Likewise, anxiety levels are an important determinant of the treatment efficiency. Anxiety is defined as the unpleasant sense of fear in an unknown and ill-defined threat, followed by a variety of emotional and hemodynamic manifestations. Assessment of anxiety is based on the evaluation of both state and trait anxiety levels [18]. Preoperative anxiety is a well-documented entity with almost 80%incidence [25]. The physical and emotional distress symptoms have a wide severity range and can present several weeks preoperatively [26]. Furthermore, increased perioperative anxiety is related to suboptimal patient recovery, impaired immunologic function and increased morbidity and mortality. Despite initial diagnosis, socioeconomic factors, such as educational and marital status were predictive factors of preoperative anxiety. Preoperative distress, combined with postoperative pain and smoking are considered as independent postoperative anxiety risk predictors [27].

Regardless of a curative or a palliative approach, anxiety and depression rates in cancer patients are estimated at the level of 10%and 20%, respectively [28]. The significant association of BC diagnosis and management with anxiety is supported by the reported depression and anxiety rate. In a recent meta-analysis, pooled postoperative depression and anxiety rates ranged at the levels of 4.7–78%and 12.5–71.3%, respectively [29]. The long term duration of NMIBC treatment results to the development of post-traumatic stress disorder (PTSD) syndrome [30]. In this cohort, it was confirmed that uncertainty and PTSD symptoms were inversely related to QoL as it was quantified by the EORTC QLQ-30 and QLQ-NMIBC24. Although post-resection anxiety and depression status lessens gradually, tumor and operative characteristics, catheterization time and morbidity rates significantly affect overall distress levels. Our analyses showed a significant decrease of state anxiety, in contrast to the trait component, which remained stable. This could be attributed to the fact that since the patients were familiar to the follow-up process, they could more easily manage their reactions. These reactions though could not possibly alter their character and personal behavior in general. Both preoperative and postoperative STAI-Y scores were not associated to the study characteristics.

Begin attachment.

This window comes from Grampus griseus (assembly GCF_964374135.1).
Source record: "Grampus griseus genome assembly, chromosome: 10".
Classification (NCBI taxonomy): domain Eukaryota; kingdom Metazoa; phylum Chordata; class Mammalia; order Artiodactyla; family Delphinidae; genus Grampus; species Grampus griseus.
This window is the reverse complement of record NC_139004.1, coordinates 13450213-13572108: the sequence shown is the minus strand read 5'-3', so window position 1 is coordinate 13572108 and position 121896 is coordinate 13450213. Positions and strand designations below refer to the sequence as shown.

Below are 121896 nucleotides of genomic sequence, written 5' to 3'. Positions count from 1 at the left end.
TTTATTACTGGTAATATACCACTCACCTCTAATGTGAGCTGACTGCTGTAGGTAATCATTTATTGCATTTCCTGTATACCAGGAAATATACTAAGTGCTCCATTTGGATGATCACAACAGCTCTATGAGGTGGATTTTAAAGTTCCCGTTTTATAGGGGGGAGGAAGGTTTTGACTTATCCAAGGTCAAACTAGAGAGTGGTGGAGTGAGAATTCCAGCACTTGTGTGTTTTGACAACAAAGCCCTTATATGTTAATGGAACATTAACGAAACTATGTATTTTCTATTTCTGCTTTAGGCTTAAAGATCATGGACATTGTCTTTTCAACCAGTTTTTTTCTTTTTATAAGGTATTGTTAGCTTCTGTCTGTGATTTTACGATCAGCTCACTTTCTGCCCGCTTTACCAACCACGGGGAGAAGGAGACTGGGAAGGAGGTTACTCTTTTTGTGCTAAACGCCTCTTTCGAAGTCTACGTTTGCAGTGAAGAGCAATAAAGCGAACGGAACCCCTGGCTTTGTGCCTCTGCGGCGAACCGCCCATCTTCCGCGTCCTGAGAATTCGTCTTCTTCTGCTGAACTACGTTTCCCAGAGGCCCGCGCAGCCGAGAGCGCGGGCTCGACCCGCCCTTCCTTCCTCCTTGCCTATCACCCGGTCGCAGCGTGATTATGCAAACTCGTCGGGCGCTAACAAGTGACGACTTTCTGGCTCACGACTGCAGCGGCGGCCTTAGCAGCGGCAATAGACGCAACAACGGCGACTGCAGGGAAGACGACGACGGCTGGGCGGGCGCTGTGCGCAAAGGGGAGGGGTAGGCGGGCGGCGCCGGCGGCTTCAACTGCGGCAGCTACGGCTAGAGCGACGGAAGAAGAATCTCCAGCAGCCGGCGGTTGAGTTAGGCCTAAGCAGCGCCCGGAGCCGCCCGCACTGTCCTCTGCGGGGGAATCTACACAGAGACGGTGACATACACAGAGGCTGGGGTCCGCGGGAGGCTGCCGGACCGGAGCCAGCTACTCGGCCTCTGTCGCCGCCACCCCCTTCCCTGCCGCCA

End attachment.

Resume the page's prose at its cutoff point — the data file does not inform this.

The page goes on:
Another interesting fact in our study is that QoL and anxiety scores showed no statistically difference in terms of the preferred adjuvant therapy. Major concern for both epirubicin and BCG patients seemed to be the procedure itself (i.e, waiting, urethral catheterization, instillation, LUTS, etc) and not the recurrence or disease progress. There were no withdrawals due to LUTS or technical issues. Since they tolerated therapy well, all patients improved their scores over time.

Study limitations are the prospective methodology and non-randomization. Furthermore, there was no risk stratification of NMIBC patients (grade and staging) and no pre-cancer data on anxiety was collected. Additionally, no data on impact of financial/logistical constraints on QoL and anxiety were collected, even though this was not our aim. Although the statistical power of our findings was adequate, our sample size is relatively small. Finally, a longer follow up postoperatively period is needed to draw further conclusions regarding anxiety and QoL in patients with NMIBC.

In conclusion, an improvement in the Physical and Mental health aspect was identified during the follow-up period in patients receiving adjuvant bladder therapy for NMIBC. Furthermore, in contrast to Trait anxiety, State stress levels displayed a gradual declining trend. Preoperative Physical health was inversely correlated with age, while absence of alcohol was associated with lower Mental health. Overall, patient characteristics, habits and the administered treatment did not affect the postoperative QoL and anxiety. Due to several study limitations, larger scale studies with an extended follow up period are required for safe conclusions.

ACKNOWLEDGMENTS

The authors have no acknowledgments.

FUNDING

The authors report no funding.

AUTHOR CONTRIBUTIONS

Alexandros Vaioulis: performance of work; writing the article. Konstantinos Bonotis: conception; performance of work. Konstantinos Perivoliotis: performance of work; interpretation or analysis of data. Yiannis Kiouvrekis: performance ofwork; interpretation or analysis of data; Stavros Gravas: performance of work. Vasilios Tzortzis: performance of work. Anastasios Karatzas: conception; performance of work; interpretation or analysis.

CONFLICT OF INTEREST

Alexandros Vaioulis has no conflict of interest to report. Konstantinos Bonotis has no conflict of interest to report. Konstantinos Perivoliotis has no conflict of interest to report. Yiannis Kiouvrekis has no conflict of interest to report. Stavros Gravas has no conflict of interest to report. Vasilios Tzortzis has no conflict of interest to report. Anastasios Karatzas has no conflict of interest to report.

SUPPLEMENTARY MATERIAL